Mitt Romney is now riding to the rescue of his besieged Republican establishmentarians. He has come out of hibernation to help Marco Rubio, Ted Cruz, and John Kasich. If this were a joke, it would be sublimely funny.
Calling Donald Trump, a “phony” and a “fraud,” Mitt has come out swinging. Regrettably, he did not come out swinging four years ago when he ran a failed candidacy for president and allowed President Obama to belittle him in a televised debate. A Romney presidency could have been a class act, and we would no longer have to watch the White House apologizing for American success.
So Mitt Romney, the successful governor of Massachusetts and private equity czar, had his chance. He was handed caviar with a mother of pearl spoon. The stage was set. Obamacare was an economic train wreck in slow motion, jammed down the throats of an American majority, with its implementation to be massacred through stunning incompetence. The Benghazi tragedy had occurred before the Obama-Romney televised debate, without candor by the Administration. The lie about its cause was maintained for weeks, including to the families of the fallen by Secretary Clinton. An inexperienced President Obama also seemed to believe that American influence was the main problem in the world. The economic recovery was weak with painfully high unemployment. What more could a Republican aspirant want?
Yet Mitt could not deliver. He did not attack the president on Benghazi, an issue given to him like manna from the firmament. Instead, he let himself be patronized by the president about how aircraft carriers conduct flight operations. That debate put him away.
Even worse, Romney called Trump’s endorsement of him in 2012 “a delight,” praising Trump for his understanding of global economics and his ability to create jobs for the American people. At that time, Romney and Trump were engaged in mutual admiration.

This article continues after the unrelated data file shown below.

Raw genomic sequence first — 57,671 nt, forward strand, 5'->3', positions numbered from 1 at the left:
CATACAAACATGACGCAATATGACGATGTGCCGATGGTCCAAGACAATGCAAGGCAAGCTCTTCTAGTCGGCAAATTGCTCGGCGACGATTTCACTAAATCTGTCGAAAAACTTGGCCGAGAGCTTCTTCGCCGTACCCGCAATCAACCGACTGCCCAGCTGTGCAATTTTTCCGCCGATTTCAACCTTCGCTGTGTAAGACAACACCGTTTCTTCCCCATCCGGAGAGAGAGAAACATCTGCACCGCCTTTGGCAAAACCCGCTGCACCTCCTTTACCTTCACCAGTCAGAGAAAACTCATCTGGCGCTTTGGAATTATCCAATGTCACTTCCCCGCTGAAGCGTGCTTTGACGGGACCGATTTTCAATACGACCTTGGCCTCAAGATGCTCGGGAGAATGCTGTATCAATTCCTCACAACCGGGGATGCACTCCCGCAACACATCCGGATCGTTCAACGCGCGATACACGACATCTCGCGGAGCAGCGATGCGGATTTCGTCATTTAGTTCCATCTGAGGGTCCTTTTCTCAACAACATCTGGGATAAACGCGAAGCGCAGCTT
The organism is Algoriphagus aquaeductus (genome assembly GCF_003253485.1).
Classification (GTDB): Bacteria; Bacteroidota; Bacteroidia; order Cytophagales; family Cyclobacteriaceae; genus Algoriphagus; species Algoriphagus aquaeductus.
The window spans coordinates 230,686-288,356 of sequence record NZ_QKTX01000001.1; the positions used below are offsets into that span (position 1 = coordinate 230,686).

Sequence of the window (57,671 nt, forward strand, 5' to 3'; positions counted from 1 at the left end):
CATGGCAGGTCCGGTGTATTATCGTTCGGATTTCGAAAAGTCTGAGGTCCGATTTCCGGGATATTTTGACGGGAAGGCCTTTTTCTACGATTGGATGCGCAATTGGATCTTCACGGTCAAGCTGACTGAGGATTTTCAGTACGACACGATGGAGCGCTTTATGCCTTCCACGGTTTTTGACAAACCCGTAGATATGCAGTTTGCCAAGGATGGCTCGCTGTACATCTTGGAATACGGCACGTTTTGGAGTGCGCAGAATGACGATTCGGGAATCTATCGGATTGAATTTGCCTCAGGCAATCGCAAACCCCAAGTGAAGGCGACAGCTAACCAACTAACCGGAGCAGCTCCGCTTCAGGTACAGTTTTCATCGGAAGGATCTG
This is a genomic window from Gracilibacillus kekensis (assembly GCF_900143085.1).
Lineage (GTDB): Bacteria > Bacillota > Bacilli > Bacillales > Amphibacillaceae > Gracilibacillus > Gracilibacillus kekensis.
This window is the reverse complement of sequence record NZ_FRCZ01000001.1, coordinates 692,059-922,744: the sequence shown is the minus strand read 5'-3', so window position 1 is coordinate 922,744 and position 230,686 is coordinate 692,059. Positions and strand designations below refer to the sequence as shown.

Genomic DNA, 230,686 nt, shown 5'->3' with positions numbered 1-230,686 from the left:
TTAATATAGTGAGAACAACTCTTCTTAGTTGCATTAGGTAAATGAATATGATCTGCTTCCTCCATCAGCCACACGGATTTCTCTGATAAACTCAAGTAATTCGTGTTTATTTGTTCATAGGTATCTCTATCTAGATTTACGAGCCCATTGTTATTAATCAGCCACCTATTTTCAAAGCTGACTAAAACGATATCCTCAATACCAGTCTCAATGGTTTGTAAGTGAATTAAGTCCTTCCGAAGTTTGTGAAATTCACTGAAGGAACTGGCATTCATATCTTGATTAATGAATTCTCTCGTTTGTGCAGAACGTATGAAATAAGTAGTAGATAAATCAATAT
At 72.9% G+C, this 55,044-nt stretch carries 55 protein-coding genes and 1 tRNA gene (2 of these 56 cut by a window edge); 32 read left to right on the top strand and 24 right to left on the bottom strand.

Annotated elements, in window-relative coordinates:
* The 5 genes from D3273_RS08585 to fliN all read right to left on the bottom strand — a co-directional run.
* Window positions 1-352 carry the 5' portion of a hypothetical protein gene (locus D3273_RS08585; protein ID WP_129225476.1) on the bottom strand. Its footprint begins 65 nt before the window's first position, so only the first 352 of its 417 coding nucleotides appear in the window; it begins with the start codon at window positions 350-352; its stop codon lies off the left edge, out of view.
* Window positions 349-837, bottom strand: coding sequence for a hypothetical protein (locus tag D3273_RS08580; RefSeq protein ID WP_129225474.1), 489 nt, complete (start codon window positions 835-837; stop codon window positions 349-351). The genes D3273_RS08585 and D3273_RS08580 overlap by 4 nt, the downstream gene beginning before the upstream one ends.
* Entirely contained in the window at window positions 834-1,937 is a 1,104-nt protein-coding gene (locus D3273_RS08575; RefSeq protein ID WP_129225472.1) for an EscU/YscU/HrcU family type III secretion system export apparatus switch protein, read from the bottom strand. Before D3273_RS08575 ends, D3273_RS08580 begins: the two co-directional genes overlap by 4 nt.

The grandees of the Republican Party have themselves to blame for the ascent of Donald Trump. Their message has earned them the label the “Party of No.” Donald Trump’s message is optimistic: “Make America Great Again.” In a glib, sound bite culture, the GOP has allowed its opposition to define it as the masters of negativity. It has allowed itself to be marked as the party of country club “I’ve got mine” curmudgeons who would rather be playing twilight golf. While Mitt to his credit is upbeat, he could not inspire the way Donald Trump has for many.
The fundamental problem with the GOP has been the lack of charismatic leadership and an inability to bond with a majority of the American people. In the race for the presidency in 2012, Mitt was cast a businessman. Yet in reality he is finance guy, someone who can restructure companies and then create future value in a sale — through impressive financial acumen.
A businessman, by contrast, must also understand marketing — and know how to pitch messages to the emotions of people through the right paper, electronic and social media. This is the essence of positive branding where the GOP elders have come up short.
For better or for worse, the fiery and belligerent Donald Trump understands the emotions of many Americans on the need for national security and secure borders. While his vision of eleven million mass deportations is not only ridiculous but operationally impossible, Trump has still managed to rally some of the country on the need to protect the borders.
Mitt is well-meaning in his effort to prevent a takeover of the GOP by Trump’s philosophy and myrmidons. But before blaming Donald Trump for a schism in the GOP, the Republican high command should stand in front of a full length mirror and weep.
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